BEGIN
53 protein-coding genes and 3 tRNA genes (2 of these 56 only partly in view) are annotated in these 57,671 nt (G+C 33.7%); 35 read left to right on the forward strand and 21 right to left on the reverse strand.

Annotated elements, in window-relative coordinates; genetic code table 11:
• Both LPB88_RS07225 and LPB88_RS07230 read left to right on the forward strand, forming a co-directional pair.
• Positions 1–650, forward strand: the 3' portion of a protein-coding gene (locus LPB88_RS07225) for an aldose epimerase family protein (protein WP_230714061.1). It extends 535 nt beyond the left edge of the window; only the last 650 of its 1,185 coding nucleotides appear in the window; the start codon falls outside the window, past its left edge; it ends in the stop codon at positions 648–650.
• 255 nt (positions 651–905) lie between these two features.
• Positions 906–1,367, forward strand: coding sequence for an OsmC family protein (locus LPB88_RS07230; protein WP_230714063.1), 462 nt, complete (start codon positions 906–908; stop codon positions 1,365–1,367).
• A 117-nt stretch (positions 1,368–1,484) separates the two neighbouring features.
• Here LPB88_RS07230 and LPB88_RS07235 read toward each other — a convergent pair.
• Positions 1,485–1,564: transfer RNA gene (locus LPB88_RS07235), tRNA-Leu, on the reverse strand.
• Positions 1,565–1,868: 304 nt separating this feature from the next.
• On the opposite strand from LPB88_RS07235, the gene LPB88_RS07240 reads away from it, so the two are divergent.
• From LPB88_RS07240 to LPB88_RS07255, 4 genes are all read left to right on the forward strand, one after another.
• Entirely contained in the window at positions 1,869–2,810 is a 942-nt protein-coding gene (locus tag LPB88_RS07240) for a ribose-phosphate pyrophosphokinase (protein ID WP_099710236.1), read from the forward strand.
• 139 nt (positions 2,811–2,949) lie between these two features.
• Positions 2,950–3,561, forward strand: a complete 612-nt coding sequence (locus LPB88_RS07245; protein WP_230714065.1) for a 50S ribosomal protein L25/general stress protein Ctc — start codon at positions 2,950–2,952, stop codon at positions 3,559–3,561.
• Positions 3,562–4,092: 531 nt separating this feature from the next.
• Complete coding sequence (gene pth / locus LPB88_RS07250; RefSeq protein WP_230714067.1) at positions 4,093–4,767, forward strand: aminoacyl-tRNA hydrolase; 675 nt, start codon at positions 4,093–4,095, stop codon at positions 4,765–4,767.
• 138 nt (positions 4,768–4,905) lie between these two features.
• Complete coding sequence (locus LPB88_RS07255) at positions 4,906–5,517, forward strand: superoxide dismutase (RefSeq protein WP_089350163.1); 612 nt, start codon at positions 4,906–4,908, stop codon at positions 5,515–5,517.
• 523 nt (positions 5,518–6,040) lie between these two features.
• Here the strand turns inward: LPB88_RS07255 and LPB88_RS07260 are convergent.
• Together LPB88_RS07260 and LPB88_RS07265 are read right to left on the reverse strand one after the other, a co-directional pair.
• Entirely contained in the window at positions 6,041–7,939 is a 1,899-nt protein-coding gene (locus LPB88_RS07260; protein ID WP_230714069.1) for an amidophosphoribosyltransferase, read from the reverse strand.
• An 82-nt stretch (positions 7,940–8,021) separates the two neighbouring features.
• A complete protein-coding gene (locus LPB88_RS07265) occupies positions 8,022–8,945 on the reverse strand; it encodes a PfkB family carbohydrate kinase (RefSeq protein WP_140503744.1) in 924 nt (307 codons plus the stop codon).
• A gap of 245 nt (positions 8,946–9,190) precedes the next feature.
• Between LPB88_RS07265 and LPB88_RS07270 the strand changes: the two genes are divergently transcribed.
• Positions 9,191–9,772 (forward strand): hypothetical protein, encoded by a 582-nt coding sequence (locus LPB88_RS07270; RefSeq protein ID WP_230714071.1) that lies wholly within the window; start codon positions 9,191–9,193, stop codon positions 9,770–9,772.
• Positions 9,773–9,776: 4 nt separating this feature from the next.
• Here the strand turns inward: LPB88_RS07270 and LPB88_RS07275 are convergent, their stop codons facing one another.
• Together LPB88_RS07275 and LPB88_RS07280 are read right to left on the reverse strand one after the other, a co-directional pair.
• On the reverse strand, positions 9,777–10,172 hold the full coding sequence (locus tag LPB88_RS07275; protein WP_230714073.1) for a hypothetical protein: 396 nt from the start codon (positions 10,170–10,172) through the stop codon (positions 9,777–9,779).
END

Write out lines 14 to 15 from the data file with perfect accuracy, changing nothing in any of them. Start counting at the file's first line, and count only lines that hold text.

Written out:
• 139 nt (positions 2,811–2,949) lie between these two features.
• Positions 2,950–3,561, forward strand: a complete 612-nt coding sequence (locus LPB88_RS07245; protein WP_230714065.1) for a 50S ribosomal protein L25/general stress protein Ctc — start codon at positions 2,950–2,952, stop codon at positions 3,559–3,561.